Filtering job seeker clicks

7 replies
  • PPC/SEM
  • |
First post! Hello everyone.

We're running AdWords campaign and it seems job seekers may be clicking on our ads. The keyword we bid on is "digital marketing services + location" (this is only an example). The keyword and search term are transactional intent to inquire but job seekers can search for these terms to apply for a job.

We recommended creating a careers page so all job seekers will be filtered so they won't bloat our conversion numbers but the underlying problem here is the click.

How do we prevent job seekers from clicking ads regardless of keyword? They're not our customers. "job", "jobs", "career", "careers", "how to", "where" etc are already negative keywords but I've mentioned they are searching for the transactional keywords we're bidding on.

Thanks!
#clicks #filtering #job #seeker
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  • Profile picture of the author expmrb
    Well you can definitely target "digital marketing services + location + No Vacancy". If that you really want.
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    • Thanks for the response but unfortunately that's not the answer we're looking for since it's not on the keywords per se.

      It's more on detecting the behavior and search intent if it's a job seeker regardless what keyword it is.

      I mean the person can search "running shoes online" and might still be looking for a job. We'd like to know if there's a way to detect and filter them.
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  • We tried to create ad copy stating like "No Job Seekers" "Not A Job Ad" or something like that but we don't want to waste our ad copy optimizations.
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  • Profile picture of the author TicketRaven
    We have this problem often. Example "mold cleanup company" and people seeking employment often will search "mold cleanup company jobs"
    The best way is to have your keywords [exact] . . . . if you can't do this, then use NEGATIVE keywords - even if you have to add negative keywords weekly (I sometimes have 30+ a week) then do that.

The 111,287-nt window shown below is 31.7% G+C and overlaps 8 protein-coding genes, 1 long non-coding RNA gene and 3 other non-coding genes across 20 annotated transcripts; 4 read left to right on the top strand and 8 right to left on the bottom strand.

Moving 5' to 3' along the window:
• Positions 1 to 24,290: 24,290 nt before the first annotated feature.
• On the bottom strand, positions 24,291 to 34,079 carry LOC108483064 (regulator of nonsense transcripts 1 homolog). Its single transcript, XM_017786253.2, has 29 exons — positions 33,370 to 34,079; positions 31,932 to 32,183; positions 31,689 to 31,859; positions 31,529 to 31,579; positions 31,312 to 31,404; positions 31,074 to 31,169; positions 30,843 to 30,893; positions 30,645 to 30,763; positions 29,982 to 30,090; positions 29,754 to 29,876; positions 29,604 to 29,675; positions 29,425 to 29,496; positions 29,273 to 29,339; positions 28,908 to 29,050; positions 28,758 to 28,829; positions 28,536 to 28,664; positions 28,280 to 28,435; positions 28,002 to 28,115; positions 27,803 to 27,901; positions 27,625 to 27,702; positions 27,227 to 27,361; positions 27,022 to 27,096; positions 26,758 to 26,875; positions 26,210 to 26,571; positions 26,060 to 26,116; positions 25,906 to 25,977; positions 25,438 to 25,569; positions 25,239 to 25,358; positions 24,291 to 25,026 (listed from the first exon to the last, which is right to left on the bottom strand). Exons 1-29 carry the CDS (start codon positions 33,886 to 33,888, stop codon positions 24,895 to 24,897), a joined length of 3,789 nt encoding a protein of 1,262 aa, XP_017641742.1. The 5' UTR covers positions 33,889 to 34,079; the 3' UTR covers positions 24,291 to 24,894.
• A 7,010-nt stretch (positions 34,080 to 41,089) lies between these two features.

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  • Profile picture of the author uncia
    look through the list of search queries
    find the terms that are job related and add them as negative keywords
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  • Profile picture of the author NickLenihan
    As other people have mentioned, you need to go through your search queries report and find the search terms that are causing people to click you ads. I have a hard time believing that transactional queries are giving you a boatload of job seekers. If these transactional queries really are giving you a ton of job seekers, either stop bidding on those keywords or bid less. Your keywords also could be too broad, resulting in a lot of random traffic that may or may not be related to what your advertising.
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  • Profile picture of the author dburk
    Hi Francis,

    As you have no doubt already implemented negative keywords, there are a few additional things that you can do.

    1. Reduce or eliminate the reliance on phrase or broad match keywords. If you monitor your Search Terms report on a frequent basis you can identify all frequently searched relevant search terms and add them as exact match keywords, after a few weeks you can reduce or eliminate the reliance on phrase match/broad match terms and focus most of your ad spend on exact match keywords.

    2. Write sharply focused ad copy that is not likely to be clicked by a job seeker. For example, promote a very specific emotional benefit, or a very specific value proposition that is unlikely to be clicked on by a job seeker. You will likely need to write several variants to test to find the best converting versions.

    3. Many job seekers clicking on your ads may be from out of town, or concentrated in certain locals. Try using a more granular location targeting profile to identify the specific problem locations and apply a bid adjustment to locations.

    This is a normal recommended process of campaign optimization and your overall campaign performance will benefit from these optimization steps. Each will bring improvements, however the ad copy is crucial to getting the right people to click your ads. I recommend applying all 3 suggestions, and focus a lot of attention on getting the right message into your ad copy, by split testing variants.

    Make sure that you promote a single idea in each ad test variant so that you can identify the precise message that triggers buyers without triggering job seekers.

    HTH,

    Don Burk
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